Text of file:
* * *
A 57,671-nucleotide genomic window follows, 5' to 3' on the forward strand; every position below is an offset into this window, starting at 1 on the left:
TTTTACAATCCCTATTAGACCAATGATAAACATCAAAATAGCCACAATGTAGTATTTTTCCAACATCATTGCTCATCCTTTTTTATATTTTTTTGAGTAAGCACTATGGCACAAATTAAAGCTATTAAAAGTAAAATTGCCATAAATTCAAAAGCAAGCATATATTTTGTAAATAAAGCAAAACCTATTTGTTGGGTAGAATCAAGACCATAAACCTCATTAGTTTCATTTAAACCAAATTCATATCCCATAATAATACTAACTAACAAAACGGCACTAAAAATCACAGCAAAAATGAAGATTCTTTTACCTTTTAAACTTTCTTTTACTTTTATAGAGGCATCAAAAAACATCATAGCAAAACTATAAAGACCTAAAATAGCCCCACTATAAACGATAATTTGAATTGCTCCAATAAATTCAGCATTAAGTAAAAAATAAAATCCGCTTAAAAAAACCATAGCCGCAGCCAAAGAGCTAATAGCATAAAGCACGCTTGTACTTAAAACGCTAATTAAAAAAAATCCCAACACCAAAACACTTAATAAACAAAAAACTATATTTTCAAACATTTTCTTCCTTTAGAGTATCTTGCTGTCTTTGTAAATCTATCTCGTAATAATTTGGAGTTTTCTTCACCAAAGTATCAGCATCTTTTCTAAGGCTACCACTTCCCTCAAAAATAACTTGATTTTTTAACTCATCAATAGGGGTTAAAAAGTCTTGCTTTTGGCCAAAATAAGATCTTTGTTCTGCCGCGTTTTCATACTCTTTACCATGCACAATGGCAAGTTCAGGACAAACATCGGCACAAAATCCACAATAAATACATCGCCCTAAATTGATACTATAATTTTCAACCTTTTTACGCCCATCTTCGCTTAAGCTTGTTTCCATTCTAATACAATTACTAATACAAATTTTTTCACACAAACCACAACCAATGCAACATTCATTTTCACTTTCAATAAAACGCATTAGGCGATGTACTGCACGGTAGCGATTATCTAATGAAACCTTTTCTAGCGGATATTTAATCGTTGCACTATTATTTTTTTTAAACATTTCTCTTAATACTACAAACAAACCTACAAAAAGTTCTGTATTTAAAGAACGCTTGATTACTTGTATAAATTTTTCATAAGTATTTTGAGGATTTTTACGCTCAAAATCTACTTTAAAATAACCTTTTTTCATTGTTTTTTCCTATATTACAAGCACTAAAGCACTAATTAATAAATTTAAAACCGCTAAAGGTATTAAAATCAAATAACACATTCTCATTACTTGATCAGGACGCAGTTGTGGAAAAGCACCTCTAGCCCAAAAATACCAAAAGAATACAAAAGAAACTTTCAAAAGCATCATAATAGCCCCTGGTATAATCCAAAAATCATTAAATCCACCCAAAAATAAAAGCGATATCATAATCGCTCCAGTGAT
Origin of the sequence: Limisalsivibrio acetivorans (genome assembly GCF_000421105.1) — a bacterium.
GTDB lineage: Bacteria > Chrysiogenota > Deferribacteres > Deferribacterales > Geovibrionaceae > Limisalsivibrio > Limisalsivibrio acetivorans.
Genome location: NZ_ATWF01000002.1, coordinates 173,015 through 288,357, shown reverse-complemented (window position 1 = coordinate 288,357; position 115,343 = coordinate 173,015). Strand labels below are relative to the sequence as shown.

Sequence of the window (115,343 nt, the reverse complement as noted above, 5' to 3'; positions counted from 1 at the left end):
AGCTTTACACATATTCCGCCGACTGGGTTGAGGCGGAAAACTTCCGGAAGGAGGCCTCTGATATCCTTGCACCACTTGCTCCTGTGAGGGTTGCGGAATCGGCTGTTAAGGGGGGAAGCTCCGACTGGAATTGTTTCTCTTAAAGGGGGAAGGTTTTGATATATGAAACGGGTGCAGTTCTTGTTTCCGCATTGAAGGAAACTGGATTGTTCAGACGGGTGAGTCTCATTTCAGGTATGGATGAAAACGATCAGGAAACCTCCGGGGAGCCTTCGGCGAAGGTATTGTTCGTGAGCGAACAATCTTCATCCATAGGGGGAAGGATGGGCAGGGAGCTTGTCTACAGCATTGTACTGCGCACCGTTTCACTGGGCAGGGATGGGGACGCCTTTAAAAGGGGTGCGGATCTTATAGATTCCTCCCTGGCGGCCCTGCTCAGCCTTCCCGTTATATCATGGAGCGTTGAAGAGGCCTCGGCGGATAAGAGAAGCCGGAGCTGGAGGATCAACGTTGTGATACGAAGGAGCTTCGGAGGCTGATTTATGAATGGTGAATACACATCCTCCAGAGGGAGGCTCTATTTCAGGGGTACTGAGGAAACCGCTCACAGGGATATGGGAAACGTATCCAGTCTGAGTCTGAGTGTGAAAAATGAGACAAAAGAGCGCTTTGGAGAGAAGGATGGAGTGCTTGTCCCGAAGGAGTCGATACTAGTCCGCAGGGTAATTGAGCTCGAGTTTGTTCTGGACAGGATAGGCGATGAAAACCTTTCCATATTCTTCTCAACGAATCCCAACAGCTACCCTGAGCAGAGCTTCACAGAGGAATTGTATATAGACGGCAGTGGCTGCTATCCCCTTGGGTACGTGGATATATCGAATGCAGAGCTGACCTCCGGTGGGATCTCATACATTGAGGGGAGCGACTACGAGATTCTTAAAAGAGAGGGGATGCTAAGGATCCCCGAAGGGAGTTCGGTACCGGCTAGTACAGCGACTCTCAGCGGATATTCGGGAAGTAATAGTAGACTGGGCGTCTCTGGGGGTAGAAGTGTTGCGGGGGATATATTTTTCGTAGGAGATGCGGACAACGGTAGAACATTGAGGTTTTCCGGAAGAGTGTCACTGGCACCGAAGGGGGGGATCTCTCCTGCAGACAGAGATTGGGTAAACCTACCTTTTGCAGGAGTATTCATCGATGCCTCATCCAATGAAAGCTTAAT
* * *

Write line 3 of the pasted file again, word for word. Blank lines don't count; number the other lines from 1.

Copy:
Origin of the sequence: Limisalsivibrio acetivorans (genome assembly GCF_000421105.1) — a bacterium.